VOL. 128 | NO. 227 | Wednesday, November 20, 2013
Council Approves Crosstown Plans and Water Rate Hike
By Bill Dries
Memphis City Council members approved the Crosstown planned development Tuesday, Nov. 19, marking the latest move through local government for the $180 million project with construction scheduled to begin late this year or early next year.
The council also approved a 2.13 percent hike in Memphis Light Gas and Water Division water rates. The rate hike takes effect with January meter readings.
MLGW president Jerry Collins said it amounts to 31 cents more a month on the utility bill of the average residential customer in Memphis.
Last year, the utility sought a five-percent water rate increase and it was voted down by the council.
Collins said the water rate hike approved Tuesday by the council is to meet an additional $1.7 million in expenses in the water division and avoid having two consecutive years of negative net income in the water division. The water division is forecast to end the current year with $500,000 of positive net income.
State laws allow the state to set utility rates for a utility after two consecutive years of negative net income and Collins said those Tennessee cities in which the state has intervened have seen rate hikes by the state that were higher than what the utilities involved had contemplated.
The council also delayed action Tuesday on third and final reading of an ordinance that would create a retirement supplement for sanitation workers. The council is now scheduled to vote on the ordinance at its Dec. 3 meeting.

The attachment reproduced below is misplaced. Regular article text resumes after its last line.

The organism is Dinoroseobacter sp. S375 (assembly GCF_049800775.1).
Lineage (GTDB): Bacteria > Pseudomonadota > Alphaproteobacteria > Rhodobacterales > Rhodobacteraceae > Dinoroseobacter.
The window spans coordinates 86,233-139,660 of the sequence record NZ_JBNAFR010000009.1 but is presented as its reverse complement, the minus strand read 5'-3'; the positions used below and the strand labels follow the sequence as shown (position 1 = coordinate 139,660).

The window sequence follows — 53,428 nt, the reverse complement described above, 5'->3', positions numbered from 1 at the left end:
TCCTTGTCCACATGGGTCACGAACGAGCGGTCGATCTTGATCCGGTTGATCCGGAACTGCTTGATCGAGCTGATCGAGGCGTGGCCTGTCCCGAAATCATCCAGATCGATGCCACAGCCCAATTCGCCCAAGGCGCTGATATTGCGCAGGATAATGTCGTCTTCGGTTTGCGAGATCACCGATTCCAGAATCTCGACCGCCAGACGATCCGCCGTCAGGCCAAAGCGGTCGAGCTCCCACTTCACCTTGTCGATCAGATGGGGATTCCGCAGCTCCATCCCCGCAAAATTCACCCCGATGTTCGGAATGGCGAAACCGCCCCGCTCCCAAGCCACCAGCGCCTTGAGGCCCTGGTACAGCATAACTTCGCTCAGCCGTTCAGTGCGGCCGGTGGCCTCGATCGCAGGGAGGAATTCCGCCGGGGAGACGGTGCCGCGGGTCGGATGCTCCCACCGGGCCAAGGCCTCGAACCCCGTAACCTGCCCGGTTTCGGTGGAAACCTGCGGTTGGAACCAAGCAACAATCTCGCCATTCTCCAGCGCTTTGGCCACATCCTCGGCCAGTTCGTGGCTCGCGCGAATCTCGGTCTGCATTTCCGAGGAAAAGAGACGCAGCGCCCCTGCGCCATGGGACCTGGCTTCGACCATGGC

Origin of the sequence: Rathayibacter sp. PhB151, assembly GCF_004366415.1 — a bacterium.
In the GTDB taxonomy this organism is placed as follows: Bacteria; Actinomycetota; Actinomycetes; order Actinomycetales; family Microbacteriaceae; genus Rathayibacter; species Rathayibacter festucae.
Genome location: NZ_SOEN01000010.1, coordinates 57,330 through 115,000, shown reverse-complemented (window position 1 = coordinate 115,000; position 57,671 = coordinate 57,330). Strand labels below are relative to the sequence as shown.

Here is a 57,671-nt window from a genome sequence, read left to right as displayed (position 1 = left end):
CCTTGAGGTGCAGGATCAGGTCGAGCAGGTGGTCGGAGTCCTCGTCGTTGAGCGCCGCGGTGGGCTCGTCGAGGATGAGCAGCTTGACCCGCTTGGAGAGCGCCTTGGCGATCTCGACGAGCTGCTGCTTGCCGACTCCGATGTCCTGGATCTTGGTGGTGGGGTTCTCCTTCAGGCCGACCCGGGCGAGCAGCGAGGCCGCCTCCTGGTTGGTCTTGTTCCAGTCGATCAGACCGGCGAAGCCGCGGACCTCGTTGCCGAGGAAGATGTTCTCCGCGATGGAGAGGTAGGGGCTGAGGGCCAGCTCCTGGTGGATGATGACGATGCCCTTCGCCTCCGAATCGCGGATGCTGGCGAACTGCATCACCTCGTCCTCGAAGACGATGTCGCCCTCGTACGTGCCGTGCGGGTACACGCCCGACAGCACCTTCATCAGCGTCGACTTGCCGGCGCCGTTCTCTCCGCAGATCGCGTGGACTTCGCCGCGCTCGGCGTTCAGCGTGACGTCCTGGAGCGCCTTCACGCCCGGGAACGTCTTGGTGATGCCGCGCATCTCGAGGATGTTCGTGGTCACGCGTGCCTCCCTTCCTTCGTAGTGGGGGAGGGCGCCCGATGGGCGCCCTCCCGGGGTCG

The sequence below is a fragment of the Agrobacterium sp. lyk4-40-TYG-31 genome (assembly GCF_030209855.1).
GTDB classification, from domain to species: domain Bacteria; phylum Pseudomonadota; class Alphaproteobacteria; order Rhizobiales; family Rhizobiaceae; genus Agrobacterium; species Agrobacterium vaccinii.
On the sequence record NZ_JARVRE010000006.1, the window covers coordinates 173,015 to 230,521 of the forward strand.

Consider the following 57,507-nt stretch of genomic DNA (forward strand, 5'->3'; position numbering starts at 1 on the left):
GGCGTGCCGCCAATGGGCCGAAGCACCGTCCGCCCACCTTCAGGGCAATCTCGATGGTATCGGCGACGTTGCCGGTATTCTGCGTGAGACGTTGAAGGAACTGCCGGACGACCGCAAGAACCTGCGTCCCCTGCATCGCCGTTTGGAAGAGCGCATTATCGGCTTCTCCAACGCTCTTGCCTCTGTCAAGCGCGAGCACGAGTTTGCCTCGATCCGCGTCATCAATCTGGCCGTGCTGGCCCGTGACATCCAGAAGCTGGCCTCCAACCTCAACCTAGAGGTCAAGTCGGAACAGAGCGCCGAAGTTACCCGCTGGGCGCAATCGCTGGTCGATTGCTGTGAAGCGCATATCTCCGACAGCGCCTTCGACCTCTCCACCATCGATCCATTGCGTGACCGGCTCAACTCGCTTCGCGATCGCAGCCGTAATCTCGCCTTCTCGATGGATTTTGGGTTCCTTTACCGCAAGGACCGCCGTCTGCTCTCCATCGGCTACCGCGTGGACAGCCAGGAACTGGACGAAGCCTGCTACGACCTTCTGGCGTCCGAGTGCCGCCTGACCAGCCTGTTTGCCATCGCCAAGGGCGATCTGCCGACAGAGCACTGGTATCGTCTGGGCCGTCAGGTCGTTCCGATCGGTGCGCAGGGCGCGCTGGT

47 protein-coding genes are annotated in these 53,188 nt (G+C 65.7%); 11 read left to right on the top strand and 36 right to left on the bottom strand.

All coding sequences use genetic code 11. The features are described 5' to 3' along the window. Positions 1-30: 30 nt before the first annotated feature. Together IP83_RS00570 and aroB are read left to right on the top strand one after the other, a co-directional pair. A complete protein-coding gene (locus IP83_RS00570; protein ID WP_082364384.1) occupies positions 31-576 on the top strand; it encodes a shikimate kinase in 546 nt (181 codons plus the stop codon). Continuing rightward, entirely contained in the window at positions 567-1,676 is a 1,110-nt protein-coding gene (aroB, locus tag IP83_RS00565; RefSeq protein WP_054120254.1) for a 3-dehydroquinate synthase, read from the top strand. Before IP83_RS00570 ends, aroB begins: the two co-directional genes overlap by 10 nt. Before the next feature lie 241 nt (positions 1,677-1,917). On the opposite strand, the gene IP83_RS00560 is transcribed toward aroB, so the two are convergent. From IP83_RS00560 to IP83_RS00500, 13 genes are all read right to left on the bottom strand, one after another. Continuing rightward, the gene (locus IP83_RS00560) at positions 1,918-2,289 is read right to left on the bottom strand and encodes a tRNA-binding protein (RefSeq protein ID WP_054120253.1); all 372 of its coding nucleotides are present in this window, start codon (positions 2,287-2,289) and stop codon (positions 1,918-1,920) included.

That is when the council is scheduled to vote on a plan to overhaul city sanitation services. The plan, agreed to by Memphis Mayor A C Wharton Jr. and the American Federation of State, County and Municipal Employees, the union that represents sanitation workers, would lead to savings that would fund the supplement.
The council delayed action on the plan earlier this year saying it wanted to vote on the overhaul of sanitation services and the supplement as it also heard Wharton’s highly anticipated proposal to fund more of the city’s unfunded pension liability.
Wharton contends the supplement is not a pension. Some council member disagree.
The council also delayed voting Tuesday on a proposal by council member Lee Harris for $300,000 in city funding for a set of concrete pads Downtown for trash compactors several Downtown businesses plan to buy to stop using dumpsters. The item goes back on the council agenda for the Jan. 21 council session.
Meanwhile, the council approved on the first of three readings a connected ordinance that would drop the monthly dumpster fee on Downtown and Medical Center businesses with dumpsters in public right of ways from $500 to $200.
The council also approved selling the old Highland Branch library, 460 S. Highland Ave., to the University of Memphis for $475,000 which was its approximate appraised value.
The university plans to use the old library as part of its larger plan for reorienting the campus entrance to a western border on Highland.